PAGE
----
OK, New York wasn’t all that stunning in terms of results, but the material wasn’t all that stunning either, but the estimates certainly were.
Aggressive to the extreme was what most dealers and collectors at the auctions were calling many of the estimates, particularly at Christie’s.
And many of us looking at those estimates and the very high results from the spring auctions simply felt there wasn’t any point to working up a sweat. As NY dealer Alan Klotz told me during Christie’s difficulties, which admittedly were complicated by events in the Middle East and in the stock market, "If I had known that the actual prices would be this low, I would have come prepared to bid." He wasn’t alone in that observation. The auctions, particularly Christie’s on this outing, were their own worst enemies.
When dealer Will Schaeffer took a daguerreotype of an Indian pow-wow for a mere $15,000 against an estimate of $35,000-$50,000 and an expectation of an even higher price, we all sat stunned, unable to believe that Christie’s would let the item (easily worth well over the high estimate) actually go for that low a price. But indeed it sold instead of being bought in. Schaeffer had been bidding for a client (obviously an overjoyed client), but that didn’t stop at least two people from offering an immediate multiple of what he had just paid for the dag. There were other bargains this time around, although you wouldn’t have known it from the estimates. I would suspect a lot of late deals to bolster the numbers, but it is hard to come up with big bucks on a day’s notice.
I also heard from more than a few photo dealers that they were a bit fed up with the auction houses and their high premiums. While there isn’t any official boycott, there is a lot of general disgust and annoyance. Photography dealers were the lifeblood of the auctions right up until the early ‘90s, but now they feel abused and taken for granted. As a result, more and more dealers are only buying occasionally or for clients. While there are a lot of factors involved in this sea change, higher premiums, higher reserves and estimates, and generally less exciting material have been the prime movers in this revolution. Perhaps all of these things were inevitable, but that fact doesn’t make it any easier for dealers to deal with it. Today, collectors are the primary buyers at the auction houses, and the houses are proud of this change–that they have taken over the retail role from the photography galleries and dealers. I have heard the house experts actually spout this rhetorical nonsense.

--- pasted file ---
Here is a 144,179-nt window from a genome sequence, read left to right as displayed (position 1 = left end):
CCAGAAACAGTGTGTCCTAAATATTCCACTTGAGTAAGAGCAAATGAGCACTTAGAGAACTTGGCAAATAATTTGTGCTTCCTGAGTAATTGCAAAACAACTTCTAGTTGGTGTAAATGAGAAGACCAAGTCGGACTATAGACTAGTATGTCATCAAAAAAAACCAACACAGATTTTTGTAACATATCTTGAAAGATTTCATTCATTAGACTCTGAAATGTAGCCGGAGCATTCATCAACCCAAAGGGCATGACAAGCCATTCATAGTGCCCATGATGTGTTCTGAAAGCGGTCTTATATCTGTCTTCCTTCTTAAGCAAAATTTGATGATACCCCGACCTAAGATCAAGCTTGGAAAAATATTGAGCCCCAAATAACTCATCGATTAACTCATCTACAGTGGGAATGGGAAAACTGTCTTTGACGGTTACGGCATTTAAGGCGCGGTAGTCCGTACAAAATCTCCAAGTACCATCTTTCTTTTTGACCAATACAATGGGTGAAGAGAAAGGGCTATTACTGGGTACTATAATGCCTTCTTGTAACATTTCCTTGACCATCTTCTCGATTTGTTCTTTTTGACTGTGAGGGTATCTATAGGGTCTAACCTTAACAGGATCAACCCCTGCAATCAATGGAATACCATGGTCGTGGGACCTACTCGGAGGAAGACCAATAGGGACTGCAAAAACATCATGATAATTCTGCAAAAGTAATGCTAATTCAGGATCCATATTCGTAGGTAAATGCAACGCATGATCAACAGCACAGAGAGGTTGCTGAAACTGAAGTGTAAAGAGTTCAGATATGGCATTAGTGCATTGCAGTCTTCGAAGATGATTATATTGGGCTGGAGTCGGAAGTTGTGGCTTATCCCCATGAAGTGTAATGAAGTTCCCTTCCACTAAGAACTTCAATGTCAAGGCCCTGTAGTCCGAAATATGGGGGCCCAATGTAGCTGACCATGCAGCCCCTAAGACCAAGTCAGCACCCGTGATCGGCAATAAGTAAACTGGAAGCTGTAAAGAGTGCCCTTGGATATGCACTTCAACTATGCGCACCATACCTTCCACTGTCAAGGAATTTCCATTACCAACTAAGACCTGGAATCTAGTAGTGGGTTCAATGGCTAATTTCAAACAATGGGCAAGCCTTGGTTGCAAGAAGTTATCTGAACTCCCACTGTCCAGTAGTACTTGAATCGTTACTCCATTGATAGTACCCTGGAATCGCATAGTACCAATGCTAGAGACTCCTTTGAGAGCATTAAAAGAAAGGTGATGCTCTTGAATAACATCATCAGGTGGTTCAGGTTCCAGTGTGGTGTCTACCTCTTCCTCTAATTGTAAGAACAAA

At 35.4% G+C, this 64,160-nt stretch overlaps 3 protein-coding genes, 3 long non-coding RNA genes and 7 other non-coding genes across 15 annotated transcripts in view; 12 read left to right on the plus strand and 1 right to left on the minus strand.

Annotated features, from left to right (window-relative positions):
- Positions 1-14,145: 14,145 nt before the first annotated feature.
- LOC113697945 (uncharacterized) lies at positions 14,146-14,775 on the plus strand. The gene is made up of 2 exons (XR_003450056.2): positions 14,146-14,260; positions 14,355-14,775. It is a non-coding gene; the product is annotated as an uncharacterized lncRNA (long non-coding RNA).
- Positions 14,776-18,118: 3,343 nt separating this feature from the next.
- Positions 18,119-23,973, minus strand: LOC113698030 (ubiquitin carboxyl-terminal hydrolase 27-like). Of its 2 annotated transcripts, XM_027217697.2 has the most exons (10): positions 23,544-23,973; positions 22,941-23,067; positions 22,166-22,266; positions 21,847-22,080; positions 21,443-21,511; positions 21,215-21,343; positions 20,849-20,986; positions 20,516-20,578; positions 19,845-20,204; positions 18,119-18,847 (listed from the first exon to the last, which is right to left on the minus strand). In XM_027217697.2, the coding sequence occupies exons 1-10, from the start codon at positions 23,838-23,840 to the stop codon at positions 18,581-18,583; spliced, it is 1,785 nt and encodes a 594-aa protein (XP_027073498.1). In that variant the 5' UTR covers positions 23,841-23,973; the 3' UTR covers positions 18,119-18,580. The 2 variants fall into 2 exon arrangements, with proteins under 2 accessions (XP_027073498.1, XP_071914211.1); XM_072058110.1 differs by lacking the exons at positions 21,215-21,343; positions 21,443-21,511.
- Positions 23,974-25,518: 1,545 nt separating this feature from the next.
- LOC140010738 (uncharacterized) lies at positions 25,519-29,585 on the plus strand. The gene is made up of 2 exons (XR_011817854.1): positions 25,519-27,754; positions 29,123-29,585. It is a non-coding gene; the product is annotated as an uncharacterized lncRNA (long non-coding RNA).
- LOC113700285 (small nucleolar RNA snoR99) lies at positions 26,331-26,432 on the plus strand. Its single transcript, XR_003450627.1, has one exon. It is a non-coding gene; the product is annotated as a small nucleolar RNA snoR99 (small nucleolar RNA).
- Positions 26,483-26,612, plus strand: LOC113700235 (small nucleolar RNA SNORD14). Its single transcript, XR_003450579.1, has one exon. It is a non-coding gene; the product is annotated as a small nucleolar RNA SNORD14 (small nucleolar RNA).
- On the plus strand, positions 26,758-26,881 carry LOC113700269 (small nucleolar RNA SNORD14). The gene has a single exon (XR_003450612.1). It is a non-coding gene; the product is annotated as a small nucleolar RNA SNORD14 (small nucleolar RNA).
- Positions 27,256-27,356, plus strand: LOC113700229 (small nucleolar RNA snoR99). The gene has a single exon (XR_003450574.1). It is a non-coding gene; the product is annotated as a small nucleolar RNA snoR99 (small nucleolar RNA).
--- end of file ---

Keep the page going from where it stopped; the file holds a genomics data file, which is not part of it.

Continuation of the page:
I don’t think this change is good for any one concerned over the long run, including the auction houses and especially the collectors. But then greed never looks beyond today.
While the reasons I believe this all to be true are very involved, briefly I feel that all parties share a bit of the blame. Today, many collectors do not want to spend time to educate themselves and only want to bag the latest "big name"; many galleries have poorly trained staff that make potential buyers feel like they’re infringing on the gallery’s time or worse, and seem unwilling to spend time with someone who doesn’t have a lot of bucks; and the NYC auction houses short-circuit true education, place a huge emphasis on "big name" shopping and discourage true connoisseurship, do not police problems with images properly, and are painting themselves into a corner, all to be the biggest/baddest one on the block.
Yes, this is generalizing the situation and there are many exceptions to all of these, but it is the general trend that we should ALL be concerned about.
Collectors need to consider that it takes an investment in time as well as money. Being an "instant buyer" rarely results in a collection (or even an investment) that provides long-term satisfaction; it is the knowledge gained, the friends made and the rich new visual vocabulary attained that provides that satisfaction. In addition, all of us in the "trade" have seen items sell at auction for multiples over what the same item was priced in a gallery literally down the street. Collectors need to do their homework, or at least work with someone who will.
Dealers and galleries have to recognize that they need to train their staffs better to communicate more appropriately with customers and to be able to actually educate the customer. And I don’t mean educate as in "you should buy this photographer, because he is more expensive and I make a better commission." Training to find out client needs is a basic that is ignored by many in the trade. Perhaps AIPAD can help fill this gap with a training program for dealers and their staffs. At the very least, galleries can send staff to general sales training programs.